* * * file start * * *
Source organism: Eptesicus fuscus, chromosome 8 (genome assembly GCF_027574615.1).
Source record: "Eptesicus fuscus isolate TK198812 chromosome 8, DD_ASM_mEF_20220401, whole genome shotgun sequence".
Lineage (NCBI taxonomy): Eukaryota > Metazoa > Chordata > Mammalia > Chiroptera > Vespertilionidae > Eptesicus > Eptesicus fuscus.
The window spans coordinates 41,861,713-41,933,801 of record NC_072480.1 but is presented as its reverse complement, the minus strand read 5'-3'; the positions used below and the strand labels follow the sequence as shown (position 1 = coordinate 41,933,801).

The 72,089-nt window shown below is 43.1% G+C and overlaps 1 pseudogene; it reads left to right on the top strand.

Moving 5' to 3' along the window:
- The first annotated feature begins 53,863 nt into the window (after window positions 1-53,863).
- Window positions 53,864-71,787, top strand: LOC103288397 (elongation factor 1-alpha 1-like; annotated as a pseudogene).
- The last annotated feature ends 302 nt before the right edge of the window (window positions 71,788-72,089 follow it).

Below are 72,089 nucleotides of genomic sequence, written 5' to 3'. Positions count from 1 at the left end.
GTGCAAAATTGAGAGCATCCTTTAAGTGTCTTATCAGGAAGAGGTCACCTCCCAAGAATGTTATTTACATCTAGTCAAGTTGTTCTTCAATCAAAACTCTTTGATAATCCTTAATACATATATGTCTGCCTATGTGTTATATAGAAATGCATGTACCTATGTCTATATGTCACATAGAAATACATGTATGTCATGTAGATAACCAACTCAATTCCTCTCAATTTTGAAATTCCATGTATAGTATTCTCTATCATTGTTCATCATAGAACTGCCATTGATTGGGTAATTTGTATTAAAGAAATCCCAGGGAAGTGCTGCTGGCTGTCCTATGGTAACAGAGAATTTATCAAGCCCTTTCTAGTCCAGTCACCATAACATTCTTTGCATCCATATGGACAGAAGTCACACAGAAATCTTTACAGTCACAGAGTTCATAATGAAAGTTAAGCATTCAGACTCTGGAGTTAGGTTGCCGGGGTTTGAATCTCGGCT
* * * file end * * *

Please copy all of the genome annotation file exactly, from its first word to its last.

Source organism: Eptesicus fuscus, chromosome 8 (genome assembly GCF_027574615.1).
Source record: "Eptesicus fuscus isolate TK198812 chromosome 8, DD_ASM_mEF_20220401, whole genome shotgun sequence".
Lineage (NCBI taxonomy): Eukaryota > Metazoa > Chordata > Mammalia > Chiroptera > Vespertilionidae > Eptesicus > Eptesicus fuscus.
The window spans coordinates 41,861,713-41,933,801 of record NC_072480.1 but is presented as its reverse complement, the minus strand read 5'-3'; the positions used below and the strand labels follow the sequence as shown (position 1 = coordinate 41,933,801).

The 72,089-nt window shown below is 43.1% G+C and overlaps 1 pseudogene; it reads left to right on the top strand.

Moving 5' to 3' along the window:
- The first annotated feature begins 53,863 nt into the window (after window positions 1-53,863).
- Window positions 53,864-71,787, top strand: LOC103288397 (elongation factor 1-alpha 1-like; annotated as a pseudogene).
- The last annotated feature ends 302 nt before the right edge of the window (window positions 71,788-72,089 follow it).

Below are 72,089 nucleotides of genomic sequence, written 5' to 3'. Positions count from 1 at the left end.
GTGCAAAATTGAGAGCATCCTTTAAGTGTCTTATCAGGAAGAGGTCACCTCCCAAGAATGTTATTTACATCTAGTCAAGTTGTTCTTCAATCAAAACTCTTTGATAATCCTTAATACATATATGTCTGCCTATGTGTTATATAGAAATGCATGTACCTATGTCTATATGTCACATAGAAATACATGTATGTCATGTAGATAACCAACTCAATTCCTCTCAATTTTGAAATTCCATGTATAGTATTCTCTATCATTGTTCATCATAGAACTGCCATTGATTGGGTAATTTGTATTAAAGAAATCCCAGGGAAGTGCTGCTGGCTGTCCTATGGTAACAGAGAATTTATCAAGCCCTTTCTAGTCCAGTCACCATAACATTCTTTGCATCCATATGGACAGAAGTCACACAGAAATCTTTACAGTCACAGAGTTCATAATGAAAGTTAAGCATTCAGACTCTGGAGTTAGGTTGCCGGGGTTTGAATCTCGGCT